Swami Vivekananda was a very charismatic representative for Hinduism in America. Even though he died only a few years after first coming to America, he was able to establish many societies dedicated to Advaita Vedanta, which is based on the teachings of Ramakrishna, an Indian saint. These various societies developed into several formal movements including the Self-realization Fellowship and the International Society for Krishna Consciousness, more commonly known as the "Hare Krishnas".
As immigration from India has increased over the years, Hindu temples have added to the varied architectural landscape of America. These temples are constructed in the style of temples from northern and southern India. They are blessed by Hindu priests and offer a safe have for believers to escape the materialistic impulses that rule so much of American life. Hindu temples stand as a symbol of cultural acceptance and tolerance, adding to the cultural mosaic that makes up America. Orthodox Hindus, those conducting serious investigations of the Hindu religion with an eye on converting, as well as the simply curious are all welcome to visit the temple. This reality shows that in some ways, Hinduism and American culture are a good fit.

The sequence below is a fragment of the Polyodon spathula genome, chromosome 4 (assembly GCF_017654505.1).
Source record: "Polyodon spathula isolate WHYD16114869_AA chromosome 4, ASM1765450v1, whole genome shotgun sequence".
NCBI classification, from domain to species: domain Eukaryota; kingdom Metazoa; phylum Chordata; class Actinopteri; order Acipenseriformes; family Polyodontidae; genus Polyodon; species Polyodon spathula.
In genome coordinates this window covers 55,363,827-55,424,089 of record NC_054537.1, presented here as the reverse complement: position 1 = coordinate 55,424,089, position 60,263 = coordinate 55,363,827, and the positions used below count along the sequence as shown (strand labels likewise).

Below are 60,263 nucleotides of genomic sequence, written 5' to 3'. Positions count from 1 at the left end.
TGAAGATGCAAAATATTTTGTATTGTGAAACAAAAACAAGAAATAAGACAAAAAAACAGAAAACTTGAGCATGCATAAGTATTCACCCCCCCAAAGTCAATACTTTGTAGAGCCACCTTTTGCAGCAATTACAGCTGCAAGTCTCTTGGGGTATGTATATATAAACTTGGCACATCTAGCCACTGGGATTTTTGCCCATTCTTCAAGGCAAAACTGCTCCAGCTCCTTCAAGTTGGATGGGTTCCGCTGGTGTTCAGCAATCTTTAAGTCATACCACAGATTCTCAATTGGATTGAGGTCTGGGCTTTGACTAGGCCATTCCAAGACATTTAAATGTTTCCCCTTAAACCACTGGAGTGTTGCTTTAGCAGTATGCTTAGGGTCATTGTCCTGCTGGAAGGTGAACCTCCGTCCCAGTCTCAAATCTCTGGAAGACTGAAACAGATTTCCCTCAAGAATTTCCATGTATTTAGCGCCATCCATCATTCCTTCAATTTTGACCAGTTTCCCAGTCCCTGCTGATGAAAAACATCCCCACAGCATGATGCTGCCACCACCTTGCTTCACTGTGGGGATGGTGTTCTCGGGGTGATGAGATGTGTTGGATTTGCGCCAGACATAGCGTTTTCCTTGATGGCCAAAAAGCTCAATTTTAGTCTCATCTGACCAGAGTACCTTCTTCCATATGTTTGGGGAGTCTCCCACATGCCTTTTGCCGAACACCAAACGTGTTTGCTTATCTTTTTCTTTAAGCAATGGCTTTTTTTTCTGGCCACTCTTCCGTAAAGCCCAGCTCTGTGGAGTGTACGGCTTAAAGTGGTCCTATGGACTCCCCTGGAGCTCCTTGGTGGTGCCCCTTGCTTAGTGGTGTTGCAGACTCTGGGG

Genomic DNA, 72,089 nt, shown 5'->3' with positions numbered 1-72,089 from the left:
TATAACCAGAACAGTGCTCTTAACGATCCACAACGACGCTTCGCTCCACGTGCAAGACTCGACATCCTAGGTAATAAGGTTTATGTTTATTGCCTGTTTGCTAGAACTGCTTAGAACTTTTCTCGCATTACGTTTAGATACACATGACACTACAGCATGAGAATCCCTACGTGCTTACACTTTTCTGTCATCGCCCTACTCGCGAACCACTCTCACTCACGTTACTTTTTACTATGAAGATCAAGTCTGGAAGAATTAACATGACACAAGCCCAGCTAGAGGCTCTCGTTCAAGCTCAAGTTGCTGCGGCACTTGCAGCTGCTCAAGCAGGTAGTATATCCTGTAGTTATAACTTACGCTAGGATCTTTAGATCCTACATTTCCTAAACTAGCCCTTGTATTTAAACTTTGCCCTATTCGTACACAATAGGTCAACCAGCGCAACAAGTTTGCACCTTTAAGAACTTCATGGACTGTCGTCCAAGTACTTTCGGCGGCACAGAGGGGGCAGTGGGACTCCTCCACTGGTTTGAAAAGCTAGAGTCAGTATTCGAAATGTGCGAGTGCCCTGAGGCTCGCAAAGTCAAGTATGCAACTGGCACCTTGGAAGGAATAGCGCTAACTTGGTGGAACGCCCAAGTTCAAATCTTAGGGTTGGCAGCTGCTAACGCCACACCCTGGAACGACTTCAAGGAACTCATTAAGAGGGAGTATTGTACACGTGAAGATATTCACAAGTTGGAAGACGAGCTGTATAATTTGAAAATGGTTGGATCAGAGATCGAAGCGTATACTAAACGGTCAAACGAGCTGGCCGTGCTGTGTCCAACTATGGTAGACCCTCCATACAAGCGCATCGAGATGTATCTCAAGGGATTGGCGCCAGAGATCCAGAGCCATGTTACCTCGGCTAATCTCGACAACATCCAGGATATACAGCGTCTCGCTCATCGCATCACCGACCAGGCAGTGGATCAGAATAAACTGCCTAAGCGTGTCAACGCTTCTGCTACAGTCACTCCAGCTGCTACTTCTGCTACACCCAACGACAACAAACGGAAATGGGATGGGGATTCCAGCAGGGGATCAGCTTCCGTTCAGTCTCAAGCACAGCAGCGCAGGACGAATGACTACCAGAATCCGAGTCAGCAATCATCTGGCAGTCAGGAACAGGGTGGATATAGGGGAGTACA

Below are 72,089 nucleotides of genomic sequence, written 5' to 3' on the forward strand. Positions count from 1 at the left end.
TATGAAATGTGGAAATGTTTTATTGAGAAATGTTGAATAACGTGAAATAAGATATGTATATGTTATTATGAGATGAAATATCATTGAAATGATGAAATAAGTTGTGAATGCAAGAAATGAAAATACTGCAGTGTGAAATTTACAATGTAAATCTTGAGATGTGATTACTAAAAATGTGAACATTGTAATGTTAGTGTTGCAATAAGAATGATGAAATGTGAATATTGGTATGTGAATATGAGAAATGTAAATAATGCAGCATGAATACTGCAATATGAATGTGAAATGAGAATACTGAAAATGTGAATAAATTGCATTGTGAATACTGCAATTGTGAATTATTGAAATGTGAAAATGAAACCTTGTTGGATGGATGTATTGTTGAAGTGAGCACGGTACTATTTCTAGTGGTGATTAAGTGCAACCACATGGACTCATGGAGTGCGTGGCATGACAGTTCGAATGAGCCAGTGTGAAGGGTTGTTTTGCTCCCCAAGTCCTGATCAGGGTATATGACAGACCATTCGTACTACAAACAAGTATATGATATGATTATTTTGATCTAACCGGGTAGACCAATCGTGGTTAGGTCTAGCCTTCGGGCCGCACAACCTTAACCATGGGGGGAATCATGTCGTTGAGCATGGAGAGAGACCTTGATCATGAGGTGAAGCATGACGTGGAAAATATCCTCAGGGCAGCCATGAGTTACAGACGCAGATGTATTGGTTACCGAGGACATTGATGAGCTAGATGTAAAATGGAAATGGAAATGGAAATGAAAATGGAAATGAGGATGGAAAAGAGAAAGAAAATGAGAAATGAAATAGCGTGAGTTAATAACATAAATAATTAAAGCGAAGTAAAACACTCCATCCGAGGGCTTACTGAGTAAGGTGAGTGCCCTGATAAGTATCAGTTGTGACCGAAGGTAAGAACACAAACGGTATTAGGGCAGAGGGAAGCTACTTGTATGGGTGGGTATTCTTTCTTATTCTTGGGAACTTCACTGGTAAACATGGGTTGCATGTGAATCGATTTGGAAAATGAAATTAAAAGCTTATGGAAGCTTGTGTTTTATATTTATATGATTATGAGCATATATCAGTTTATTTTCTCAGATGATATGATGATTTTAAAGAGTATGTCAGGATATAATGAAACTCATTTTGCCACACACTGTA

Hinduisms tolerance for other religions has also affected culture in America. Aside from influencing authors and artists, Adivaita Vedantas universalism has affected certain liberal leaning Christian churches. The "New Age " movement also can link directly to the tenets of Hinduism in regards to acceptance of other religious beliefs, the belief in a plurality of paths to enlightenment and a commitment to non-violence and pacifism.
While Hinduism has not grown to be a major religion in America in numbers of actual adherents, it has nonetheless had substantial influence. From art to architecture to the melding of